Olympics Bill of Particulars

Jul 7, 2003  •  Post A Comment

When NBC purchased the U.S. rights to the 2010 Winter and 2012 Summer Olympic Games for a record $2.001 billion, the network did not even know where the competitions would be held.
The price encompassed add-ons that include parent company General Electric’s agreement to spend $160 million to $200 million to become a top sponsor and $12 million for the rights to winter and summer U.S. Olympics trials that will take the price tag to $2.2 billion.
Last Wednesday The International Olympic Committee named Vancouver, British Columbia, the 2010 host city. With only a three hours time difference between the Canadian city and Eastern Standard time, on which prime-time schedules are based, NBC is expected to have an easy time arranging for live coverage of the big-draw events in prime on the broadcast network. Prime time is the daypart that accounts for more than 70 percent of Olympics-driven revenue, according to people familiar with the economics of Olympics on TV.
The host city for the 2012 Games will be announced in July 2005. There still are many other unknowns related to the new deal that will mean NBC will have broadcast every Olympics Game from 2000 through 2012. TelevisionWeek, in an attempt to reduce the question mark quotient, herewith presents four things that people not intimately familiar with the NBC deal don’t know.
* NBC will not share with the IOC any revenue it takes from the 2010 and 2012 Games.
This is not unprecedented. NBC did not share revenue with the IOC under its $1.25 billion deal for Salt Lake City (2002) and Sydney (2000), but there is a revenue-sharing component in place for Athens (2004), Turin (2006) and Beijing (2008), Games for which NBC paid a total of $2.301billion.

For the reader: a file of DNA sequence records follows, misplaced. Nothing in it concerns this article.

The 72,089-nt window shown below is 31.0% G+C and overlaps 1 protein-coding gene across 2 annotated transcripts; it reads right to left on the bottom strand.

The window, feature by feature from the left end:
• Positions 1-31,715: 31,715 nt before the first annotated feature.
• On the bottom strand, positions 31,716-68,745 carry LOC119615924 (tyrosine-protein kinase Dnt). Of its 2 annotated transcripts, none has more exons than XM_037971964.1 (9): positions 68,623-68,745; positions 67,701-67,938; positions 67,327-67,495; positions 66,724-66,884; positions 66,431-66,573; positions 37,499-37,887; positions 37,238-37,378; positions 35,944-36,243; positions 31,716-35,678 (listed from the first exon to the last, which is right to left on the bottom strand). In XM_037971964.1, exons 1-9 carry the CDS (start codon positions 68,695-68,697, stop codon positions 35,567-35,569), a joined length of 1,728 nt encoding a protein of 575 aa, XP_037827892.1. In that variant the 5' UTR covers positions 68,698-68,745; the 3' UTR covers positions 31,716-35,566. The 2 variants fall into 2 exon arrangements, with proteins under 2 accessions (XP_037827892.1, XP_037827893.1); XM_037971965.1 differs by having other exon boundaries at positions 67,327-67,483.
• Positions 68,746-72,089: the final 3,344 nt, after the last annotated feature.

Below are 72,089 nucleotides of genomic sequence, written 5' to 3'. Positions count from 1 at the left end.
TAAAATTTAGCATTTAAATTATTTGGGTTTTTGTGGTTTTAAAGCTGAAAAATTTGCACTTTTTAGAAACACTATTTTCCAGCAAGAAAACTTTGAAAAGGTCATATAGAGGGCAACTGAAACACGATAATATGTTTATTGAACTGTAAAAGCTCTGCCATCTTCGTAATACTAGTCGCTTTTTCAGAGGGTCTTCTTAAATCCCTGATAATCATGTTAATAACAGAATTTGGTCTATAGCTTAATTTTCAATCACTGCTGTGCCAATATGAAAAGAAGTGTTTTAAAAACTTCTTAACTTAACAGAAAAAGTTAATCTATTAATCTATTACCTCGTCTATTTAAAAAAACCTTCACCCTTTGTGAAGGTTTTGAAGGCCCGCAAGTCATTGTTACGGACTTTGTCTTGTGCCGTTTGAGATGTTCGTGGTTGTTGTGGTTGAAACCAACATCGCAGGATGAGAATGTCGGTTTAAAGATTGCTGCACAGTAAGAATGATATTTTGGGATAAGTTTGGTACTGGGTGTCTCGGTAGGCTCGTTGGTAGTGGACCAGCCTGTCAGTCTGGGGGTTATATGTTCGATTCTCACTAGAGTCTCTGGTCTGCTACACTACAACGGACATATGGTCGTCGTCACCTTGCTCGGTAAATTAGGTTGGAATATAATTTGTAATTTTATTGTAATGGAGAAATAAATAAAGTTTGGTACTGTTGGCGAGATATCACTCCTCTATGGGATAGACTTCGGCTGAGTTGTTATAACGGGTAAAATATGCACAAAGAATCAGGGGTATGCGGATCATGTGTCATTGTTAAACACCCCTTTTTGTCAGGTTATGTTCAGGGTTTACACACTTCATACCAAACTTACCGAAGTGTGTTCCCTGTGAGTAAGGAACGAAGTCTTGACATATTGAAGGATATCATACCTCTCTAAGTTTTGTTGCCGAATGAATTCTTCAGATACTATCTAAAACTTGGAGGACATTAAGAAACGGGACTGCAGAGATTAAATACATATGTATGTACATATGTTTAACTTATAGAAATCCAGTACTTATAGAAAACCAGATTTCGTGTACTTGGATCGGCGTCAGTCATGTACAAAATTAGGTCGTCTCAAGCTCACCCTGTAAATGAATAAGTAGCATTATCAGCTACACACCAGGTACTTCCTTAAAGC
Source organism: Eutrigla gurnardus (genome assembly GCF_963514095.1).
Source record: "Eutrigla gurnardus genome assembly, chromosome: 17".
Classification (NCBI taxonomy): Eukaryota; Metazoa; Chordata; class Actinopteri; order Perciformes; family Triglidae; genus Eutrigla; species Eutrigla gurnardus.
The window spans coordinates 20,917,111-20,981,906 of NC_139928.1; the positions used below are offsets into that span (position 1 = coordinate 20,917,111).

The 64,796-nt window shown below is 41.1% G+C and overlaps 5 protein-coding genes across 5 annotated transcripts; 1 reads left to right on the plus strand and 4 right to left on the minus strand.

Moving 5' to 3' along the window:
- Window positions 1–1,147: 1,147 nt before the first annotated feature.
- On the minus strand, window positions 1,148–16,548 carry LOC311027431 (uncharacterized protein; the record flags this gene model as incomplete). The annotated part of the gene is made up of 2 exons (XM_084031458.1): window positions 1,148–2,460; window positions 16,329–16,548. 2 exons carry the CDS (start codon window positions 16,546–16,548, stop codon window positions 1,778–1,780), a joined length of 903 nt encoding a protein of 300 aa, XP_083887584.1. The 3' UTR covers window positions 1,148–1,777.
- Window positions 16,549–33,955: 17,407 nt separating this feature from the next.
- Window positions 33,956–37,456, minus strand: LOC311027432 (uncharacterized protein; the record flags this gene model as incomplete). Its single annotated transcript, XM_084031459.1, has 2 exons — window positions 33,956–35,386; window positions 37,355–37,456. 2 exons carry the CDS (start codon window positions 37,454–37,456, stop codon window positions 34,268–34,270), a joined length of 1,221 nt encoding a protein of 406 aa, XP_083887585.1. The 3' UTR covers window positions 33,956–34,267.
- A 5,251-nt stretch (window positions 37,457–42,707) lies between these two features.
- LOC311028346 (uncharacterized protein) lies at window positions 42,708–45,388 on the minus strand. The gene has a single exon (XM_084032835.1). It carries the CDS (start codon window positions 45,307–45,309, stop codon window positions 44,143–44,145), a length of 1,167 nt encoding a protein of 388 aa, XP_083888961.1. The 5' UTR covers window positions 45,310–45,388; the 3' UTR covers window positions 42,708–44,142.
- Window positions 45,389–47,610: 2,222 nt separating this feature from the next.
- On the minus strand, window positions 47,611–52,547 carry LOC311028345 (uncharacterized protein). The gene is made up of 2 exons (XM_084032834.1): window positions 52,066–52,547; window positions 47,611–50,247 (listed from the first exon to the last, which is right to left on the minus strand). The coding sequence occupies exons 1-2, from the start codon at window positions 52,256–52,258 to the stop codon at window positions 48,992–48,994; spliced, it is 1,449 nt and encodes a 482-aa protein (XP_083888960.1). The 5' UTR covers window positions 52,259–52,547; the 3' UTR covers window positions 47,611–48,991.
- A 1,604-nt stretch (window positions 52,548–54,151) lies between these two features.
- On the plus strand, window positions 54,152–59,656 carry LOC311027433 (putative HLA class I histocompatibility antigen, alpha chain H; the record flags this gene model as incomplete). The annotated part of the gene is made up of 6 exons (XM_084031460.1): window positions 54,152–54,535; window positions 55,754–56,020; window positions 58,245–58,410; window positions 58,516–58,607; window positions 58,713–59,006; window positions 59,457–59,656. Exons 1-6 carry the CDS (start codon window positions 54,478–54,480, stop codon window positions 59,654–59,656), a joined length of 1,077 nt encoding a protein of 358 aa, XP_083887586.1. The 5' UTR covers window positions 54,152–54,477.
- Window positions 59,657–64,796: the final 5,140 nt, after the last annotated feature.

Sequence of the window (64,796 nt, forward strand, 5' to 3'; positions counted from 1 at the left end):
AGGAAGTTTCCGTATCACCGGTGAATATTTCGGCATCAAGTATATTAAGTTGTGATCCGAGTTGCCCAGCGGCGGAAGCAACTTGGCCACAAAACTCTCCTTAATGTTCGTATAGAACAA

* In addition to being granted the rights to carry, promote and brand the Olympics on an all-encompassing list of previously enumerated media platforms-from broadband, Internet and high definition to Spanish-language (NBC-owned Telemundo and mun2), radio, theatrical and DVD-the IOC granted NBC similar rights on any distribution platform that might emerge in the intervening years.
This is regarded as a key example of how unencumbered NBC will be in exploiting the smorgasbord of rights it has purchased.
NBC executives are described as “in love” with video-on-demand and broadband as opportunities for growth. They are said to have ascribed more value to those platforms than did Fox, which bid $1.3 billion for the 2010 and 2012 Games, and ABC-ESPN, which had proposed a deal based entirely on revenue sharing.
“Broadband allows you to do niche programming to a degree of personalization that has value,” said Michael Goodman, a senior analyst at the Yankee Group in Boston.
Mr. Goodman also sees prospects for upside in subscription-based access to content and Web-based advertising. “The bulk of their advertising would be covered by traditional advertising on television,” Mr. Goodman said, “but this could be the icing on the cake.”
NBC also could, for example, give consumers the option of paying to receive Olympics information via cellphone, paying to see some events live instead of waiting for NBC’s broadcast or paying to see some Olympics events via closed circuit in theaters.
The bottom line is that the network will be limited mostly by its imagination-and the boundaries of its rights territory-in ways of monetizing the Games in addition to what it brings in through traditional ad sales.
* NBC will not have to consult with or obtain permission of the IOC before enacting any strategy to exploit its Olympics rights on any of the platforms.
The IOC wants the best and the bulk of Olympics programming served up via universally accessible broadcast platforms, but NBC is otherwise free to try anything that might monetize or promote the Games within its rights territory and with almost any partner who does not conflict with Olympic sponsors.
NBC could, for example, offer HDTV feeds on the network’s upscale Bravo cable channel or on another special channel, if it felt such a plan added value.
* NBC plans to offer video on demand in five languages, including Korean and Chinese. The network believes the option will appeal to cable operators in ethnically diverse communities.
Jay Sherman contributed to this report.